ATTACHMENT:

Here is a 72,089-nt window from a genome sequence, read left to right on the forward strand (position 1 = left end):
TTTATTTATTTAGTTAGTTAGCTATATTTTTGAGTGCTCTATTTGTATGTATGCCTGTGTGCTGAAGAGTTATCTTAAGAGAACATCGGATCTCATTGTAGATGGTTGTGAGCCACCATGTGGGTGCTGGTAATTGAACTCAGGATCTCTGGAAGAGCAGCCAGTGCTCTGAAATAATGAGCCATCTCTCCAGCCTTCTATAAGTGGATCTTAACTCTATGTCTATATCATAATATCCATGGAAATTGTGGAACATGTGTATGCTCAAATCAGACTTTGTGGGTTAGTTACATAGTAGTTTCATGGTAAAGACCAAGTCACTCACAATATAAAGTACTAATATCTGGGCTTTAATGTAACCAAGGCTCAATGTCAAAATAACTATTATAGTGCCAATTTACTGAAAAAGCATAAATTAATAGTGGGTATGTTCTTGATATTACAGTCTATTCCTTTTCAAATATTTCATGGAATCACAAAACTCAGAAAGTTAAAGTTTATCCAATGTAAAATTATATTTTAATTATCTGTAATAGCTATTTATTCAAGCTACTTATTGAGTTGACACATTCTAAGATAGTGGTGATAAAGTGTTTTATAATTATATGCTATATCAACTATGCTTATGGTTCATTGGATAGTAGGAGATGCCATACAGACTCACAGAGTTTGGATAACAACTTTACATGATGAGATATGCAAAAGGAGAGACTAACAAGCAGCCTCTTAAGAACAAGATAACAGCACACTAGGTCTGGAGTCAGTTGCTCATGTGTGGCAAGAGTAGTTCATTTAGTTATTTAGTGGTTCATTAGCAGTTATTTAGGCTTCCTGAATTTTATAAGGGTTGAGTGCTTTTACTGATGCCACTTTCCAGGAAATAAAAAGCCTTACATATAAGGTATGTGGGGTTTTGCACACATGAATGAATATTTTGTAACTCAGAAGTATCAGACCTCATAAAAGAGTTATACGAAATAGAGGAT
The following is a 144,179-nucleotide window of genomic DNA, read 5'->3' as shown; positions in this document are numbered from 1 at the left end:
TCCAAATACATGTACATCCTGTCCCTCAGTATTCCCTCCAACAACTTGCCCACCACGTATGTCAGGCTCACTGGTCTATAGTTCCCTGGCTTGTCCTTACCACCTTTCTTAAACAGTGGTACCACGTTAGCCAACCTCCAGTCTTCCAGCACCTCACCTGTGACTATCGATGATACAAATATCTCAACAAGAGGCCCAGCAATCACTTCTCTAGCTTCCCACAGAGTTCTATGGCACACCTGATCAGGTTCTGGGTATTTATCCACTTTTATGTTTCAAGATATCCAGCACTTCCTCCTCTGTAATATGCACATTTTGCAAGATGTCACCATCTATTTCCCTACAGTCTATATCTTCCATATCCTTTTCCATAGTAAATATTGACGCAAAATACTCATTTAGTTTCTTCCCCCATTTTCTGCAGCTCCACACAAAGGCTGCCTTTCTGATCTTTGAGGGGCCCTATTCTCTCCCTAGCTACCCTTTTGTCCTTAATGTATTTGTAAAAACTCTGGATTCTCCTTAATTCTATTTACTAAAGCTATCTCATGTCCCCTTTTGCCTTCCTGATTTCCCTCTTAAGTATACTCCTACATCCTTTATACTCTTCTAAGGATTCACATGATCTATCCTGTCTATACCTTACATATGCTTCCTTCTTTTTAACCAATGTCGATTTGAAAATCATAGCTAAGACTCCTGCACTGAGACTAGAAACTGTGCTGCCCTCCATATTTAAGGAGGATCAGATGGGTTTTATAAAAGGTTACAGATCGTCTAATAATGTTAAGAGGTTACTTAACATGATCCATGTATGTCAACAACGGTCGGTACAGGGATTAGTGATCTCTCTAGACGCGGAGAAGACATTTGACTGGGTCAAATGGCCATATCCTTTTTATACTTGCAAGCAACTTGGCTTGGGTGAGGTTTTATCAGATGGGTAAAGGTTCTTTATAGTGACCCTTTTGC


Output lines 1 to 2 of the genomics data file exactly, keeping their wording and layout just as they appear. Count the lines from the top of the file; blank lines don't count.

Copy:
Here is a 72,089-nt window from a genome sequence, read left to right on the forward strand (position 1 = left end):
TTTATTTATTTAGTTAGTTAGCTATATTTTTGAGTGCTCTATTTGTATGTATGCCTGTGTGCTGAAGAGTTATCTTAAGAGAACATCGGATCTCATTGTAGATGGTTGTGAGCCACCATGTGGGTGCTGGTAATTGAACTCAGGATCTCTGGAAGAGCAGCCAGTGCTCTGAAATAATGAGCCATCTCTCCAGCCTTCTATAAGTGGATCTTAACTCTATGTCTATATCATAATATCCATGGAAATTGTGGAACATGTGTATGCTCAAATCAGACTTTGTGGGTTAGTTACATAGTAGTTTCATGGTAAAGACCAAGTCACTCACAATATAAAGTACTAATATCTGGGCTTTAATGTAACCAAGGCTCAATGTCAAAATAACTATTATAGTGCCAATTTACTGAAAAAGCATAAATTAATAGTGGGTATGTTCTTGATATTACAGTCTATTCCTTTTCAAATATTTCATGGAATCACAAAACTCAGAAAGTTAAAGTTTATCCAATGTAAAATTATATTTTAATTATCTGTAATAGCTATTTATTCAAGCTACTTATTGAGTTGACACATTCTAAGATAGTGGTGATAAAGTGTTTTATAATTATATGCTATATCAACTATGCTTATGGTTCATTGGATAGTAGGAGATGCCATACAGACTCACAGAGTTTGGATAACAACTTTACATGATGAGATATGCAAAAGGAGAGACTAACAAGCAGCCTCTTAAGAACAAGATAACAGCACACTAGGTCTGGAGTCAGTTGCTCATGTGTGGCAAGAGTAGTTCATTTAGTTATTTAGTGGTTCATTAGCAGTTATTTAGGCTTCCTGAATTTTATAAGGGTTGAGTGCTTTTACTGATGCCACTTTCCAGGAAATAAAAAGCCTTACATATAAGGTATGTGGGGTTTTGCACACATGAATGAATATTTTGTAACTCAGAAGTATCAGACCTCATAAAAGAGTTATACGAAATAGAGGAT